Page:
This is the first post from the Alliance’s “Eye on Infrastructure” blog series, which will highlight how policymakers can work to ensure energy security, economic competitiveness, and savings for American taxpayers by considering the role of energy efficiency in rebuilding America’s infrastructure.
Imagine owning a brand that’s both well-known and widely trusted by consumers and businesses all over America. Now imagine that it turns a $50 million annual investment into $30+ billion worth of annual customer utility bill savings, and has resulted in branded sales of more than 5 billion products since its inception. That’s one heck of a rate of return and a brand that any CEO would die for.
College campuses are powerhouses of energy consumption, with 24-hour libraries and cafes constantly using electricity, large buildings blasting heat and cooling, and students often oblivious to their energy use during 3 AM study sessions or the occasional all-nighter. As a result, college campuses have the potential to be notorious energy wasters. However many of them, and many student groups on campuses across the country, have taken initiative to make colleges more efficient. And with Spring just around the corner, it’s a great time to get involved:
Last week’s news that Sens. Rob Portman and Jeanne Shaheen re-introduced their signature energy efficiency legislation (and then watching The Founder, a biopic on Ray Kroc) got me thinking about the power of persistence. You hear it so often – the true hallmark of leadership is the ability to persevere through setbacks, even repeated setbacks. Sens. Portman and Shaheen are the embodiment of such leadership on energy efficiency. They simply do not give up.
: Report
Alliance to Save Energy Legislative Briefing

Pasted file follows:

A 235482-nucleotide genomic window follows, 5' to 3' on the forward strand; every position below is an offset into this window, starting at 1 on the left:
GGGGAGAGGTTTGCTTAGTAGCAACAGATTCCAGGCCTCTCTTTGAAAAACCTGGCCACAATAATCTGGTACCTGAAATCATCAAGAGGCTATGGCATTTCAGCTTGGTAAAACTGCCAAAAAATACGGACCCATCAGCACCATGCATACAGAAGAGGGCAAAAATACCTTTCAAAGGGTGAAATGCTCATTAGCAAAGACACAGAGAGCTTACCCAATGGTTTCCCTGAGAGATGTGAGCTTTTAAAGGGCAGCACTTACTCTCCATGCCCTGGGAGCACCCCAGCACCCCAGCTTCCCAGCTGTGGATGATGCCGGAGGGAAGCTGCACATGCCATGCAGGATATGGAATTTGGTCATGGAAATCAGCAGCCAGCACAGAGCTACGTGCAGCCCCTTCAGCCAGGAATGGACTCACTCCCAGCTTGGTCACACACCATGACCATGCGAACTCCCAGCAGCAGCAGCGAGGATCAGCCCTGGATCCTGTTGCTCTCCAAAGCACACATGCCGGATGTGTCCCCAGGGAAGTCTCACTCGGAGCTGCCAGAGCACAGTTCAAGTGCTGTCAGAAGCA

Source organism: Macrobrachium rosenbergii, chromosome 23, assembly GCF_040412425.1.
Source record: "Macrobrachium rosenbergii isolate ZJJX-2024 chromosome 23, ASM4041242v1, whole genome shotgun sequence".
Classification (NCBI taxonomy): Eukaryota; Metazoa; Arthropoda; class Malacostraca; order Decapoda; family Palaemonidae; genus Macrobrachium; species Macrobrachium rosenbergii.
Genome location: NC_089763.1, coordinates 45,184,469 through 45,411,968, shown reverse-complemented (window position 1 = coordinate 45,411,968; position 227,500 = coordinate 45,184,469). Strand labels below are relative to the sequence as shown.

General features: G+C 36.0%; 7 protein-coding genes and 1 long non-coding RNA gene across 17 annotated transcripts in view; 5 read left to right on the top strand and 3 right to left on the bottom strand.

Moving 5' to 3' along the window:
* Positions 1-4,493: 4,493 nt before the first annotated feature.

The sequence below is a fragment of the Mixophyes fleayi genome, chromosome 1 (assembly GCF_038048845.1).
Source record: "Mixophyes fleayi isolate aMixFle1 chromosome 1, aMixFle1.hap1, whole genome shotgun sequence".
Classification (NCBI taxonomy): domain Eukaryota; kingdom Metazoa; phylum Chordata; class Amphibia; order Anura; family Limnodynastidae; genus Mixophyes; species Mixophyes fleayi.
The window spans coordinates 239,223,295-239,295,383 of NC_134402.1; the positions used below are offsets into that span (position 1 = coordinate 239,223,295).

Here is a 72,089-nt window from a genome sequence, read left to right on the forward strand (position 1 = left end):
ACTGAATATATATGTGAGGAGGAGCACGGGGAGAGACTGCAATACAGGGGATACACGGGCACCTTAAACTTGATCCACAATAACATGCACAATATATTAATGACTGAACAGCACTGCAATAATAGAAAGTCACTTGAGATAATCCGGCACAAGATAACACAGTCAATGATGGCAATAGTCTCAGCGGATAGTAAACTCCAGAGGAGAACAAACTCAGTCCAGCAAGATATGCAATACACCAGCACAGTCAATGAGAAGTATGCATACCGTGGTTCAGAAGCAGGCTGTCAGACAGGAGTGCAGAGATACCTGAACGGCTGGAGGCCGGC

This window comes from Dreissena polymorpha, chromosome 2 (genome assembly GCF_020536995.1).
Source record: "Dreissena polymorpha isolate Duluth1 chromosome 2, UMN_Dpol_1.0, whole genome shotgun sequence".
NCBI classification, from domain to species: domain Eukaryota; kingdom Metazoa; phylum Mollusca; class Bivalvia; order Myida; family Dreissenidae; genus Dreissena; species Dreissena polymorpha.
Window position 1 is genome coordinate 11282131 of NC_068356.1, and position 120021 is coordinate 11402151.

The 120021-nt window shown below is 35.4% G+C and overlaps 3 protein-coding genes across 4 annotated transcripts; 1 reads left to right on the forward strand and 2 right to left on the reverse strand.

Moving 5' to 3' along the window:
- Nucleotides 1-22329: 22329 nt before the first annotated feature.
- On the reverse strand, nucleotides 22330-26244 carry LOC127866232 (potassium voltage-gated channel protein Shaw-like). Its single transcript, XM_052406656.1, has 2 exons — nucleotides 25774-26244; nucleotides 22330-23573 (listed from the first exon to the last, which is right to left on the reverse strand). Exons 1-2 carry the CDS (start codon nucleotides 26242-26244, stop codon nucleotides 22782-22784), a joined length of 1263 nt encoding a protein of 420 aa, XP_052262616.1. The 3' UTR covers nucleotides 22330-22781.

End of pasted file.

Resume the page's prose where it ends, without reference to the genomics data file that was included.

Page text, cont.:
: Fact Sheet, Policy Summary
Alliance to Save Energy Honorary Vice-Chairs Senator Susan Collins (R-Me.) and Senator Mark Warner (D-Va.) introduced an amendment to the Keystone XL Pipeline Bill which would help streamline available federal energy efficiency programs and financing to help improve efficiency and lower energy costs for our nation’s schools.
: Article
In July 2010, the world’s first Clean Energy Ministerial brought together leaders from around the world to Washington, D.C., to promote policies and programs that advance clean energy technology. The high-level forum assembled heads of state from more than 20 nations to discuss advancing economic growth, reducing greenhouse gas emissions and expanding access to clean energy resources and jobs through international cooperation.
: Secondary 9-12
Students will practice simple data collection, tabulation, graphing, and analysis through designing a conservation plan. Students will also study the laws of thermodynamics. To do this level at any level requires information on typical energy usages of common appliances. Advanced students are also asked to adjust costs for different rates.